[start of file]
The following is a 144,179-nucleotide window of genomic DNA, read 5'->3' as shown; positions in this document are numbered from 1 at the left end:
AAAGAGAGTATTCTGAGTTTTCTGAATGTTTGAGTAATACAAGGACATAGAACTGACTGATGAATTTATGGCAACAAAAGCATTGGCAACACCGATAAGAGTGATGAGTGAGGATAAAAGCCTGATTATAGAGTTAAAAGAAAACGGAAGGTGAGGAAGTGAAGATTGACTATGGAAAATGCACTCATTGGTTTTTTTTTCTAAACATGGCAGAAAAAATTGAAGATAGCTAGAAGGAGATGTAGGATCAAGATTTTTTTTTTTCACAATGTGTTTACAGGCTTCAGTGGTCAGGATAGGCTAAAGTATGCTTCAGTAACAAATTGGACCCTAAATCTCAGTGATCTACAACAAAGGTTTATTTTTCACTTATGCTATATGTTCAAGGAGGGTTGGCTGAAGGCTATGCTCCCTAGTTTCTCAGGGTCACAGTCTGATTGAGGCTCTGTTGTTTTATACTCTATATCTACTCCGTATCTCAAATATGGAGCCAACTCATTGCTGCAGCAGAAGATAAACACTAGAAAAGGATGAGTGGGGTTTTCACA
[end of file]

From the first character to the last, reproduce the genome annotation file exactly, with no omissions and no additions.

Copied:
The following is a 144,179-nucleotide window of genomic DNA, read 5'->3' as shown; positions in this document are numbered from 1 at the left end:
AAAGAGAGTATTCTGAGTTTTCTGAATGTTTGAGTAATACAAGGACATAGAACTGACTGATGAATTTATGGCAACAAAAGCATTGGCAACACCGATAAGAGTGATGAGTGAGGATAAAAGCCTGATTATAGAGTTAAAAGAAAACGGAAGGTGAGGAAGTGAAGATTGACTATGGAAAATGCACTCATTGGTTTTTTTTTCTAAACATGGCAGAAAAAATTGAAGATAGCTAGAAGGAGATGTAGGATCAAGATTTTTTTTTTTCACAATGTGTTTACAGGCTTCAGTGGTCAGGATAGGCTAAAGTATGCTTCAGTAACAAATTGGACCCTAAATCTCAGTGATCTACAACAAAGGTTTATTTTTCACTTATGCTATATGTTCAAGGAGGGTTGGCTGAAGGCTATGCTCCCTAGTTTCTCAGGGTCACAGTCTGATTGAGGCTCTGTTGTTTTATACTCTATATCTACTCCGTATCTCAAATATGGAGCCAACTCATTGCTGCAGCAGAAGATAAACACTAGAAAAGGATGAGTGGGGTTTTCACA